Latvia began confiscating cars from heavily intoxicated drivers this year, and as hundreds of vehicles began to be confiscated, decided to send them to the Ukrainian military and hospitals.
Seven cars riding on a trailer were on their way to Ukraine from a state impound lot on Wednesday in a snowstorm.
Two hundred cars were seized from drivers with blood alcohol levels higher than 0.15% over two months in the Baltic nation of 1.9 million people.
“It’s really scary when you realize how many cars are driving around with drunk drivers,” said Reinis Poznaks, founder of the NGO that has been tasked by the government with distributing the vehicles to Ukraine.
Poznaks said the two dozen confiscated cars the state has promised to hand over to him every week for sending to Ukraine will test the limits of his largely volunteer operation.
Poznaks said, “Nobody expected that there were so many vehicles drunk and driving, they couldn’t sell them as fast as people were drinking. So I came up with this idea – send them to Ukraine Send it.”
He laughed when he found a Russian flag in one of the seized vehicles, which had been left there by its owner.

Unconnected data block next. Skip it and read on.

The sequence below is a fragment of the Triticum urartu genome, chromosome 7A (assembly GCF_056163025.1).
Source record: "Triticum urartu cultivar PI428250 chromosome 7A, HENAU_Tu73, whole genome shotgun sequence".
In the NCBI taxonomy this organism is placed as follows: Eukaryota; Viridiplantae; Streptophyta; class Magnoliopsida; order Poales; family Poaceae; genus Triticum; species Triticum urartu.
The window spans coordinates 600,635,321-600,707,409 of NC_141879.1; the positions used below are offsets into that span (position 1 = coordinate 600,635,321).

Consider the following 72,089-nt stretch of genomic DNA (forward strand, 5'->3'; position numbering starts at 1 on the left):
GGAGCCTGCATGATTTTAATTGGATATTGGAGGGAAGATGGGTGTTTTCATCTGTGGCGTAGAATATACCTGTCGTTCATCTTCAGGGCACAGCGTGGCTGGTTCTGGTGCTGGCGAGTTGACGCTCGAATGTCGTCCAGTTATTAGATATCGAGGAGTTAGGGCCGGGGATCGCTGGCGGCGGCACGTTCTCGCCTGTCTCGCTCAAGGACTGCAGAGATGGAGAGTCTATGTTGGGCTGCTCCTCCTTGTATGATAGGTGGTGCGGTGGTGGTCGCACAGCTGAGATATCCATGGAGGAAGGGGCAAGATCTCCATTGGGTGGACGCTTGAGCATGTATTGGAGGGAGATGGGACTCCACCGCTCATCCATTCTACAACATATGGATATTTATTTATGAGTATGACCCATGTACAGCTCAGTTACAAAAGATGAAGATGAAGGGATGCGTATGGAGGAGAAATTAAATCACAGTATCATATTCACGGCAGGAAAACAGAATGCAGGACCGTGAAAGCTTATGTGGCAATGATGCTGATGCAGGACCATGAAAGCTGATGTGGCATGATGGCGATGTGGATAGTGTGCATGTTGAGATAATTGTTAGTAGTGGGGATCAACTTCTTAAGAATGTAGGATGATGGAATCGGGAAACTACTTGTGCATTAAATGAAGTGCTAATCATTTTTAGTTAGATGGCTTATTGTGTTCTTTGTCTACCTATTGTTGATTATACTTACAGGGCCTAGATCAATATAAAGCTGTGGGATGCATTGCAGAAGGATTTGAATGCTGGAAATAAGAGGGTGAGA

After announcing a plea for donations on Twitter a few days after Russia’s invasion began on February 24 last year, the Twitter Convoy has already dispatched nearly 1,200 vehicles. It raised 2 million euros ($2.1 million) through 2022 for vehicle procurement, refurbishment and logistics.
Latvia’s Finance Minister Arvils Esradense said the government was inspired by the NGO’s success to abandon the effort to auction off the vehicles: “We said, well, you can take those cars… and (Poznak) says, ‘Oh, that’s great!'”
“We are prepared to do practically anything to support the Ukrainians.”
In a police raid on Wednesday, where four officers closed a Riga road for half an hour to check every driver for alcohol, no one was found to be drunk.
But last year 4,300 drivers were found to be over the limit on Latvia’s roads, police said, and in 2022 nearly a thousand were involved in accidents.